One teen, Zach Affolter, is making waves for captive orcas. You might remember him as the California teen who petitioned to have a neighboring high school’s prom moved from an aquarium. Now, he’s taking his activism to the big screen with his new film, Black Water – and Marineland Ontario isn’t happy about it.

According to the film’s Facebook page, “Black Water tells the sad story of Kiska, a captive orca at Marineland, Ontario. She struggles to overcome her pain and despair as they rip her apart.” In other words, it reveals point blank that captivity is no place for a whale.

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According to Marineland, Affolter is using videos and images that were illegally obtained, and that the film was made “for the purpose of causing damage to Marineland for commercial gain.” On these grounds, they’ve launched a legal suit against Affolter. Additionally, they claim that a Marineland employee who provided photos to Affolter breached an agreement which forbids “any photograph, prints or other digital media” on park property without written consent. Most absurdly, they claim that Affolter is in it for the money; or, in their words, producing the film for commercial gain. (Uh, if anyone’s in the industry for commercial gain, it’s certainly the corporations keeping wild orcas captive for human entertainment.)

“Black Water is meant as an educational, non-commercial film that dives into the moral question behind keeping cetaceans (dolphins and other whales) in captivity,” Affolter told Niagara Advance in an email. “The film is a narrative set in Kiska’s perspective that explores what these sentient, social creatures might feel when placed in a captive environment.”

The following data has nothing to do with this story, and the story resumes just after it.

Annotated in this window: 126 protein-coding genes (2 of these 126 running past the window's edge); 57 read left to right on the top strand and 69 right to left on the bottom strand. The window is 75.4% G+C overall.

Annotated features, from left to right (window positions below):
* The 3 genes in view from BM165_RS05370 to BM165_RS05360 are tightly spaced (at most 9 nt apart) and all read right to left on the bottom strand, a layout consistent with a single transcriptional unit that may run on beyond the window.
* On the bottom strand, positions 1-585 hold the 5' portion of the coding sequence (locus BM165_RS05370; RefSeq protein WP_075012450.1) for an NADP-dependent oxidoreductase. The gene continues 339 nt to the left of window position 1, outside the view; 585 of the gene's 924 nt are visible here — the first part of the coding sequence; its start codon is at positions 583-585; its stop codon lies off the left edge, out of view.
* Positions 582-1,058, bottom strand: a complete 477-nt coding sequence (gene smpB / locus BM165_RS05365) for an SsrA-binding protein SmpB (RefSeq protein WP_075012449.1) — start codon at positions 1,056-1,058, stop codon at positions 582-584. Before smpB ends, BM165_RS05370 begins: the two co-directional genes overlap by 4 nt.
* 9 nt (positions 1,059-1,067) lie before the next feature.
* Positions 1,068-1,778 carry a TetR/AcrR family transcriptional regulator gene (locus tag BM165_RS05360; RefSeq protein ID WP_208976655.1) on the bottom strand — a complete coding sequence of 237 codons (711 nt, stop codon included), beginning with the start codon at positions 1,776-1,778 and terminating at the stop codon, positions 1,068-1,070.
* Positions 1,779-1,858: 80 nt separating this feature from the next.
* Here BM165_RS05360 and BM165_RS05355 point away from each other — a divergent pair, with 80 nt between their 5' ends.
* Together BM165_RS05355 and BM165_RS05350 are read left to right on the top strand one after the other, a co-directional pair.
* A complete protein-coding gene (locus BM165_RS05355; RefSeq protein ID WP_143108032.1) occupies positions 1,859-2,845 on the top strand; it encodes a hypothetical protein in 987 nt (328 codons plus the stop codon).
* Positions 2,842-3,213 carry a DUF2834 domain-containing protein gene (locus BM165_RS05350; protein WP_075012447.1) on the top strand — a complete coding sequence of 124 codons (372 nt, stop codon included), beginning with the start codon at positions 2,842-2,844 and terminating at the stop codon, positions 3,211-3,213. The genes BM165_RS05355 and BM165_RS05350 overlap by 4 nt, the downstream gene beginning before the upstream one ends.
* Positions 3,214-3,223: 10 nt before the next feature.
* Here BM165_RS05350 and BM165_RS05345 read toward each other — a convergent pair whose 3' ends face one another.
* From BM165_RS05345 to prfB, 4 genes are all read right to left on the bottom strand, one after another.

And it’s never been more important to reveal the truth about their lives, and the cruelty they endure in captivity. After all, whales are intelligent and emotional beings. The brain of the orca is four times larger than the human brain, weighing in at 12 pounds. Their brains have been evolving for millions of years, while modern-day humans first emerged about 200,000 years ago, it is safe to assume that their cognitive development is at least as advanced as ours – if not considerably more so. And with complex familial and social relationships, we can gather that these creatures are highly self-aware, adaptable, and intelligent.

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Moreover, orcas are highly social animals. They live in tight matrilineal pods, composed of grandmothers, mothers, sisters, brothers, aunts, uncles, and cousins. They typically choose to remain with their immediate family group for the rest of their lives. So you can imagine the damage done to orcas when they’re cruelly torn from their natural habitat and relegated to a life spent in captivity.

This is a highly traumatizing experience for these sensitive beings. Throughout their lives in captivity, orcas display zoochotic (psychotic) behaviors, similar to symptoms of prison neurosis. Some stereotypic behaviors include swimming in circles repetitively, establishing pecking orders, and lying motionless at the surface or on the aquarium floor for relatively long periods of time. Some whales have even been driven to violence and aggression, resulting in the tragic death of their trainers. 

Affolter’s film is crucial to bringing down companies like Marineland and securing future of freedom for all orcas. While he currently does not have adequate funds for legal support against the lawsuit, he intends to defend himself in court. Affolter told Niagara Advance, “It’s sad that we live in a world where people are bullied and pushed around just for speaking their mind.” And though the release date for Black Water has been delayed, Affolter still intends to show it when the time is right.

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According to Niagara Advance, this is Marineland’s ninth lawsuit in four years. Maybe it’s time for them to look in the mirror and ask themselves who’s really at fault. Better yet, look into Kiska’s eyes – that answer should be as clear as the glass walls that keep her captive.

Image Source: Black Water/Facebook